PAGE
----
Arrive in the morning to ensure you can get in; often, tickets will sell out by the afternoon, as only a limited number of people are allowed inside at once.
Hours: 9 a.m.–9 p.m. 365 days a year
Admission: €7.50 online. Purchase a private tour.
Gràcia is a quirky neighborhood of narrow streets and bright artwork north of the Old City. Once an independent city, it was annexed into Barcelona in 1897. Today, more than 120,000 people—a mix of young artists and professionals with older people—live here, most of them local. It’s Barcelona’s smallest and second-most-densely populated neighborhood.
Narrow streets and Mediterranean architecture open into sudden, brightly lit squares with vintage clothing shops and cafés. Look for live music on the weekends.
You can find a variety of international cuisines here, without the international chains and gift shops that abound in the center of the city. Stop by the Antoni Gaudí–designed Casa Vicens, or take a graffiti tour. The neighborhood has some of the most stunning and impressive graffiti in the city.
If you’re here in August, check out the Festes de Gràcia, a neighborhood celebration for which whole streets are decked out. You might even witness a castell—a human tower that is a Catalan tradition dating from the eighteenth century.
Gràcia is a great neighborhood to stay in for those seeking to avoid the chaos of La Rambla while staying within a reasonable walking distance of Born and the Gothic Quarter. It’s also just a few Metro stops from the Sagrada Familia. While you’re here, make sure to pick up a jam-filled donut or other tasty delight from Boldú.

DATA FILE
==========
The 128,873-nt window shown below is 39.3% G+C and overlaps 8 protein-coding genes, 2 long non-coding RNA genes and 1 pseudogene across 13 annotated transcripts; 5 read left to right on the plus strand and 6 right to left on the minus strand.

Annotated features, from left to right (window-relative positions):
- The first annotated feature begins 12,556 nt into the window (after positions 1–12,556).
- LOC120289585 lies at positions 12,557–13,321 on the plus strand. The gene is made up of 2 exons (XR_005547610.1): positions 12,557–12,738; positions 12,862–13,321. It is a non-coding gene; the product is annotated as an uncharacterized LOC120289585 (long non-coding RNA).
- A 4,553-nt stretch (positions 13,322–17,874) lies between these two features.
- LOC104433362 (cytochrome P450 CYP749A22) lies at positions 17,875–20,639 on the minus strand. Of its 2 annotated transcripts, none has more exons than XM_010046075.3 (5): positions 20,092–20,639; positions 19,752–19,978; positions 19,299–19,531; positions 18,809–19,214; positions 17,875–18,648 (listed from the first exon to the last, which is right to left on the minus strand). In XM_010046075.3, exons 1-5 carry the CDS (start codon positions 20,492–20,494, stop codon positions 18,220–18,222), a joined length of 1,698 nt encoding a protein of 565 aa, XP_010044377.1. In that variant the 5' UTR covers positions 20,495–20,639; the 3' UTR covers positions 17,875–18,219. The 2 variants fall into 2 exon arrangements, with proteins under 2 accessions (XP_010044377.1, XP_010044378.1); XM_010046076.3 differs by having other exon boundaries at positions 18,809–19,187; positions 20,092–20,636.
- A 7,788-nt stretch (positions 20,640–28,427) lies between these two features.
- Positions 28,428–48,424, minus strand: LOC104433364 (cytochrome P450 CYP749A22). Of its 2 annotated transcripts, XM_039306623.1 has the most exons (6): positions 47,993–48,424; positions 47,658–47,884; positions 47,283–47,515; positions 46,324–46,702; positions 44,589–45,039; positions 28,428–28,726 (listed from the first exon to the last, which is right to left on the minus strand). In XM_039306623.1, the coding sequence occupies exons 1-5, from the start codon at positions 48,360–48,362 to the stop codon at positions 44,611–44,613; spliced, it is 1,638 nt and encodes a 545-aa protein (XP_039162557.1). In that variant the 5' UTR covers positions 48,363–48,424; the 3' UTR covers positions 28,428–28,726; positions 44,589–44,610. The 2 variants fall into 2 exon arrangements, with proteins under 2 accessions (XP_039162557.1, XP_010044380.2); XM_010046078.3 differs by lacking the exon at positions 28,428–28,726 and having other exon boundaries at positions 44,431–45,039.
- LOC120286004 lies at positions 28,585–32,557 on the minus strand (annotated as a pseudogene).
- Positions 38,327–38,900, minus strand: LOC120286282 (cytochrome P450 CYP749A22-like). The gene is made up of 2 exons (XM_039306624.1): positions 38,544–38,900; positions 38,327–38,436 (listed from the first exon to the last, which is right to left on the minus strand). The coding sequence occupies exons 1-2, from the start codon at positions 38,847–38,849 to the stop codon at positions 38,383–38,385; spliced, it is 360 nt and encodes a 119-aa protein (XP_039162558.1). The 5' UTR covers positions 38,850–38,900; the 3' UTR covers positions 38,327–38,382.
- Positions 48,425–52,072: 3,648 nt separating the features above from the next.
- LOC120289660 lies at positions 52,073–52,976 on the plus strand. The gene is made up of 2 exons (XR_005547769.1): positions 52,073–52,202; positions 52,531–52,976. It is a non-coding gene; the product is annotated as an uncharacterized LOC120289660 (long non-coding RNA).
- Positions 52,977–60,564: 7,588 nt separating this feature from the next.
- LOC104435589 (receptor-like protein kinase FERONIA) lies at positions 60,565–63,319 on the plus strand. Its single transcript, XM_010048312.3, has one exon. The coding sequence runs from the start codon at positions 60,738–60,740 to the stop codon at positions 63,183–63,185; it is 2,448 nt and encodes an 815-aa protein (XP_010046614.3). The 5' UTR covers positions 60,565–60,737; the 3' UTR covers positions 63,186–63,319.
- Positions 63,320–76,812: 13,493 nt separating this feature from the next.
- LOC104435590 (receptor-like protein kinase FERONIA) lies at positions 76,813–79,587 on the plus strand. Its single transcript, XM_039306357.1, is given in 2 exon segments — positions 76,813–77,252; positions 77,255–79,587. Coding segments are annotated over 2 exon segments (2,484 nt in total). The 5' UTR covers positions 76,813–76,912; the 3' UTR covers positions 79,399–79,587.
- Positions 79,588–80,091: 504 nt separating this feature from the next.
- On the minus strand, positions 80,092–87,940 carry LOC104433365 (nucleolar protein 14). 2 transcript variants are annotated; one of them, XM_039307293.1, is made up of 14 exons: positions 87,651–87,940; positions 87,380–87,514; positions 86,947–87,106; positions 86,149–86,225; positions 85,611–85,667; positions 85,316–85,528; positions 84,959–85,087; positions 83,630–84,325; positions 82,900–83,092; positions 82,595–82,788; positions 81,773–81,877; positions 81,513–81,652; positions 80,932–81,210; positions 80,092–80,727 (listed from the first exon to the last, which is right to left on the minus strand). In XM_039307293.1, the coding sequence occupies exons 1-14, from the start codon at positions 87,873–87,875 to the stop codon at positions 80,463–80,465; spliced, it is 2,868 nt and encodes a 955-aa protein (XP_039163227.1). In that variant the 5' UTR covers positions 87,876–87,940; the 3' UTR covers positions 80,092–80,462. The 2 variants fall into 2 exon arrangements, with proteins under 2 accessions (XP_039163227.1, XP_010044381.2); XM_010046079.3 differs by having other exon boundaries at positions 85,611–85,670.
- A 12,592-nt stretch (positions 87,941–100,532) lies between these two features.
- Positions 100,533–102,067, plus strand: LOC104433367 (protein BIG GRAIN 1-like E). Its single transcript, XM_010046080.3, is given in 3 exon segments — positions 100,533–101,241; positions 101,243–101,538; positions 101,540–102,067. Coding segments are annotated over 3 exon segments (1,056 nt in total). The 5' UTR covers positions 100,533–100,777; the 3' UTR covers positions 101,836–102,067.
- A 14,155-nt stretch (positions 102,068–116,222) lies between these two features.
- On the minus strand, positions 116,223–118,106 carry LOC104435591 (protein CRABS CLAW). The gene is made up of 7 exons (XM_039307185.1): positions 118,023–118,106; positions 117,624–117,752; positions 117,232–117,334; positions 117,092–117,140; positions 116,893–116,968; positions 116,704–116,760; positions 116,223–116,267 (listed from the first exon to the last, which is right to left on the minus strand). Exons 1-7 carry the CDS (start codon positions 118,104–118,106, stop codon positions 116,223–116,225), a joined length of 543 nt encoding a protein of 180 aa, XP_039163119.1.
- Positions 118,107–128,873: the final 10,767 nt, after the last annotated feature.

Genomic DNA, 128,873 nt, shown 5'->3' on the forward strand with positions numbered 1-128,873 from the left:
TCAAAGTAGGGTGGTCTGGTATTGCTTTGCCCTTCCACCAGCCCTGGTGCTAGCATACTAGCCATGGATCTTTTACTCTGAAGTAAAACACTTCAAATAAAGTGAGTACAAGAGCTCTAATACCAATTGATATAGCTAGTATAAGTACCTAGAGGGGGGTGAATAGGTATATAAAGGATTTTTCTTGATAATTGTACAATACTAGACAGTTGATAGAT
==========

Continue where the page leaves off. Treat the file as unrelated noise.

Pioneering urban planner Ildefons Cerdà laid out Barcelona’s Eixample district in octagonal blocks to facilitate the flow of traffic and transport. The result are broad, airy boulevards and massive, modern structures.
Constructed in the late nineteenth and early twentieth centuries, the blocks featured chamfered (beveled) corners and wide sidewalks.
The Eixample is divided into five smaller neighborhoods, one of which hosts the Sagrada Familia. You’ll also spot the iconic Torre Glòries, a rounded and highly contemporary skyscraper designed by Jean Nouvel and opened in 2005.
As you head back toward the old city from this area, take the scenic route past the Arc de Triomf and the broad promenade leading to the Parc de la Ciutadella and the city zoo.
Parc de Monjuïc
The best part of the park may be how you get there. Ride up or down (or both) on the Funicular de Montjuïc, which directly transfers to and from the Paral·lel Metro station and uses the same fares. The glass gondolas offer a stunning view of the city as you descend, and well worth the €2.15 fare.
Barcelona's beaches are broad and gorgeous and the water is just fine, so take your pick. The Platja del Bogatell is near the Old City and close to the Vila Olímpica, the coastal area that was revitalized for the 1992 Olympics and now features some chic hotels and sculptures. Be prepared for crowds and some powerful sun at the height of summer; luckily, vendors pass around regularly with cold water and €5 mojitos.
El Raval and Sant Antoni
These two neighborhoods west of La Rambla are still partially in the Old City but are much less explored by tourists.
El Raval in particular features tightly winding streets and a high density of quirky shops minus the gift-shop tchotchkes that overrun parts of the Gothic Quarter. Check out the Rambla del Raval for restaurants featuring international cuisine and to view a massive sculpture of a plump cat by Fernando Botero.